Customize Your Ads With the New AdWords IF Function

Back in the days of AdWords standard text ad format, marketing teams and PPC agencies would commonly create mobile-preferred ads as a way of tailoring messaging for mobile users.

With the rollout of expanded text ads, we lost this “mobile preferred” option. With expanded text ads, messaging is the same across all devices. If we want to tailor our ads to mobile users, the best we can do (in expanded text ads) is assign a separate “mobile” landing page for them.

Outside of expanded text ads, we have a few workaround options, such as device-based ad customizers and building mobile-specific ad groups or campaigns.

AdWords IF function

But ad customizers aren’t always a good fit, depending on how campaigns are structured. They also rely on feeds, which can be an administrative headache.

And while building mobile-specific ad groups or campaigns is a viable solution, it takes a lot of extra work!

However, this whole situation has changed with Google’s announcement of the new IF function.

In this blog post, I’m going to describe the IF function, suggest how you should use it and explain why this functionality is more important than ever.

What is the IF Function?

If you’re not familiar with the IF function, here’s how the AdWords help file describes it:

“IF functions allow you to insert a specific message in your text ad when a condition is met, and a default text when it does not. This makes your ads tailored to each search and more relevant to potential customers. Unlike ad customizers, IF functions do not use a feed.”

Advertisers insert IF function parameters in brackets as part of the ad code. When the ad is triggered by a search, the parameter is replaced by the text you specify.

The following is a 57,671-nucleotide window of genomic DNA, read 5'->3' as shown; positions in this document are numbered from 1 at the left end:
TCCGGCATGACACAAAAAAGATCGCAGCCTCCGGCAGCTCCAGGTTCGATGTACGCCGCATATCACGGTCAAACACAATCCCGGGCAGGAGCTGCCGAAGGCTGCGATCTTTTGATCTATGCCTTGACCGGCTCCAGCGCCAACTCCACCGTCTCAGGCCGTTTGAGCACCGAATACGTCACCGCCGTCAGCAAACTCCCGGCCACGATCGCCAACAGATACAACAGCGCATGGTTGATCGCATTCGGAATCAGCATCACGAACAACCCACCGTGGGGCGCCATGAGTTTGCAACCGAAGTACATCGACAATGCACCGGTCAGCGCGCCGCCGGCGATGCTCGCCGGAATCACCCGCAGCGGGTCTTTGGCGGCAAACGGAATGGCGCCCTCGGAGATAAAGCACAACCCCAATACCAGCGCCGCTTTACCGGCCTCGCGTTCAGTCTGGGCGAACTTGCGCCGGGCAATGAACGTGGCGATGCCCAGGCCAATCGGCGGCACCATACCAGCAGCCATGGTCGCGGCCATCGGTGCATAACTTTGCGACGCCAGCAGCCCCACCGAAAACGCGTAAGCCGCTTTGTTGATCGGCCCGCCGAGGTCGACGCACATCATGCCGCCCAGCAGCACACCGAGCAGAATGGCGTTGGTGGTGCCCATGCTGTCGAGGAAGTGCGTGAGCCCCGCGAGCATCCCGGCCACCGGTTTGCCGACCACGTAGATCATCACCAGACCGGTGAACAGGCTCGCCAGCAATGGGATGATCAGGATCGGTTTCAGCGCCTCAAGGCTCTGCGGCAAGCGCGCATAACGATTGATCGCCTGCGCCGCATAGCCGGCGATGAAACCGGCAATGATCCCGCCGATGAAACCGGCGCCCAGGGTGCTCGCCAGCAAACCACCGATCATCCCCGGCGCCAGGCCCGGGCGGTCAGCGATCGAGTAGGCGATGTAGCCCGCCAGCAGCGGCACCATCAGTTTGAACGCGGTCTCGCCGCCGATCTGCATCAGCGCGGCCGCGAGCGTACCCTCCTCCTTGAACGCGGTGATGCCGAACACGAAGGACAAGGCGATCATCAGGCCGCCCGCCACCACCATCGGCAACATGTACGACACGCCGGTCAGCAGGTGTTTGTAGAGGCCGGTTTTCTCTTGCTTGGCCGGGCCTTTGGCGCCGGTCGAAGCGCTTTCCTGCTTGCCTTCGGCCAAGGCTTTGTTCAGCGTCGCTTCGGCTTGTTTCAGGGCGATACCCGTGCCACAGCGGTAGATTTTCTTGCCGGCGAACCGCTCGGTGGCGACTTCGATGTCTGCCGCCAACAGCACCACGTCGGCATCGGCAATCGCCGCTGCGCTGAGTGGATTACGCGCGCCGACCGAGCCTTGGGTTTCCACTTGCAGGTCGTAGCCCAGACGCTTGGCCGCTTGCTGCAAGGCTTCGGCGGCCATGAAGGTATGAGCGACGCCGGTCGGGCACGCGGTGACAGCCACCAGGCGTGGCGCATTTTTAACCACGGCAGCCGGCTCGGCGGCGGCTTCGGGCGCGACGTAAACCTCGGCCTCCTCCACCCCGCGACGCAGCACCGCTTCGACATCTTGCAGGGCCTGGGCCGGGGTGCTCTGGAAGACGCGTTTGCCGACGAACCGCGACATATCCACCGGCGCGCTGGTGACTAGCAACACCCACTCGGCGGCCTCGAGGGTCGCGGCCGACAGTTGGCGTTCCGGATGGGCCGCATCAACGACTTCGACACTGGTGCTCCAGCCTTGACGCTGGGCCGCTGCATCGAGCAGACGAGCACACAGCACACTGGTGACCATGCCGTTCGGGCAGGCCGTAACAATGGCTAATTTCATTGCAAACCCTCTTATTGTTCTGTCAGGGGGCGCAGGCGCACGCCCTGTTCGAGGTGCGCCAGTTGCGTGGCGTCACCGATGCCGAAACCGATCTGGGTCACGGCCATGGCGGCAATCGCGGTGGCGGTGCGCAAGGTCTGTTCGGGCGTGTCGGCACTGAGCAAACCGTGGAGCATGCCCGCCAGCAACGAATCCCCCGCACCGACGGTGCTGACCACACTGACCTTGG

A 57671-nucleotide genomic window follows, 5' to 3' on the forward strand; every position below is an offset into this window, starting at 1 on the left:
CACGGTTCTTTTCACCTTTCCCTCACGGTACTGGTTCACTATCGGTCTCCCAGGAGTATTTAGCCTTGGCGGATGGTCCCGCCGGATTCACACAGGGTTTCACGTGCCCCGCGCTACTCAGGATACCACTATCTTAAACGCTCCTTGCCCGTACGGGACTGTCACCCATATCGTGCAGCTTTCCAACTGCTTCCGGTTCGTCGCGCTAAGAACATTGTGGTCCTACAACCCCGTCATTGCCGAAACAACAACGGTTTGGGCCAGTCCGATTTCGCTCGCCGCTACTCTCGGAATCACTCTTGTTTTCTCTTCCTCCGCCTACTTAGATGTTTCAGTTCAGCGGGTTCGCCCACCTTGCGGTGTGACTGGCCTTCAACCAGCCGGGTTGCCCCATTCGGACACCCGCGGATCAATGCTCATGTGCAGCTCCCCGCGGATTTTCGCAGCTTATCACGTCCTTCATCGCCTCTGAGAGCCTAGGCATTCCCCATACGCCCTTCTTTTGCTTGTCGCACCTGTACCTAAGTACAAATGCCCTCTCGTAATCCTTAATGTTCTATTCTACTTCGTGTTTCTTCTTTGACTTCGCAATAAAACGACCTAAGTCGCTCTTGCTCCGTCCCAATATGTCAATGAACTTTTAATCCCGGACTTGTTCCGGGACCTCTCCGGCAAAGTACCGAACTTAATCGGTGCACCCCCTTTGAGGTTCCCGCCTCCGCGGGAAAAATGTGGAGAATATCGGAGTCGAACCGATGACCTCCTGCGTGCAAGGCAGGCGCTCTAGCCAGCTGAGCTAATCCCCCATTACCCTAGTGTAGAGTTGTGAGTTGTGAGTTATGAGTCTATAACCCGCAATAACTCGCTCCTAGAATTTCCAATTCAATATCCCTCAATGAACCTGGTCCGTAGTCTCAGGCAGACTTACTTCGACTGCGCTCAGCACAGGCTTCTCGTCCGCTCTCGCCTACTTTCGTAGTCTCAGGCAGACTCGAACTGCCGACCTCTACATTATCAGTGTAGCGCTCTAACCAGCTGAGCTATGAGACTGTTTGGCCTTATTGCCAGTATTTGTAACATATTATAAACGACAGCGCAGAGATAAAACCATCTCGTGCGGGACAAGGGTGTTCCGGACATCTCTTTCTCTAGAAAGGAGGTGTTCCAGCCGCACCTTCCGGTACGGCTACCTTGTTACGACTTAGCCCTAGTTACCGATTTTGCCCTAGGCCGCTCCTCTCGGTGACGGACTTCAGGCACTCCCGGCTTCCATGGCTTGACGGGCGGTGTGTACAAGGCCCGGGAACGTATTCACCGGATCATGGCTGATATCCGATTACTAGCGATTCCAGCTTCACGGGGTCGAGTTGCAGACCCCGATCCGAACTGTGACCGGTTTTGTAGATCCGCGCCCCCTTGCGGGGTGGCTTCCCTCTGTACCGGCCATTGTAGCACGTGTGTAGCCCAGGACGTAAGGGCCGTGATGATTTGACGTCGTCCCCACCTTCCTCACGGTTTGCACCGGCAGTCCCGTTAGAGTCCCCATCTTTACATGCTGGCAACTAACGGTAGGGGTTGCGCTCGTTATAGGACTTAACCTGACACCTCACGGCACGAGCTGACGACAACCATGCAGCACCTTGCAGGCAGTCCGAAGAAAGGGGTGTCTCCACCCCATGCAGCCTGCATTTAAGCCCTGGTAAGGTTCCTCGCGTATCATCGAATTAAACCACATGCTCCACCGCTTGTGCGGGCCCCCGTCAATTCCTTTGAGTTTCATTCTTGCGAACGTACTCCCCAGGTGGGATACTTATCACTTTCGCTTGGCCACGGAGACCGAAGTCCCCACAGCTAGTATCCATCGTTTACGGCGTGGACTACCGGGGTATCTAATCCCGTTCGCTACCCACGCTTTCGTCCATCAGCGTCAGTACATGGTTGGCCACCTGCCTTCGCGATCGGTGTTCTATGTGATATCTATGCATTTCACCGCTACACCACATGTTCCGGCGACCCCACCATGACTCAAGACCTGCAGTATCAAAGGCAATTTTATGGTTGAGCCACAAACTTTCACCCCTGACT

You can use the IF function to target either mobile users or specific audiences:

AdWords IF function

Unlike ad customizers, IF functions don’t rely on feeds. Rather, they use the parameters you place within the brackets—making them easier to set up.

Of the two applications—mobile specific and audience specific—the mobile-specific IF functions are a little easier to manage because you don’t have to deal with the extra parameter of the audience.

It’s also important to note that IF functions are only available on the Search Network.

Why You Should Use the IF Functions

I can see how the IF functions could be very useful for advertisers. I think that the examples AdWords provides us makes these advantages clear, such as the ability to offer free shipping on mobile orders:

AdWords IF function

I can certainly see scenarios where our clients would want to provide an extra incentive or special deal to mobile users.

At a minimum, it’s nice to be able to customize the call to action from “contact us now” to “call now.”

The Rise of Mobile

The ability to specifically tailor messaging to mobile users is increasingly important as mobile activity and mobile generated revenue continues to climb.

Most of my clients are seeing major increases in mobile-based purchases year over year. In fact, some have seen as much as an 86% increase!

What’s been especially interesting to me is that this rise in mobile purchasing hasn’t been limited to small-ticket items. Our clients have seen that people are increasingly willing to make large purchases from their phones.

These trends fit with what I’ve witnessed personally. I have several friends who’ve decided they no longer need a desktop or laptop and rely only on their phone and maybe a tablet.

Other sources support these observations. In 2016, Digital Trends reported that PC sales were plummeting and that smartphones and tablets have eaten away at the PC market.

And according to ComScore Inc., purchases made from mobile phones more than doubled from 2013 to 2015.

A great way to capitalize on this trend—and continue to grow your mobile ad revenue—is to customize your messaging for mobile users.

That’s why, at Group Twenty Seven, we’ve started rolling out IF functions to a handful of clients. We’ll monitor and test this functionality to see how it performs.

Be sure to check back for an update!

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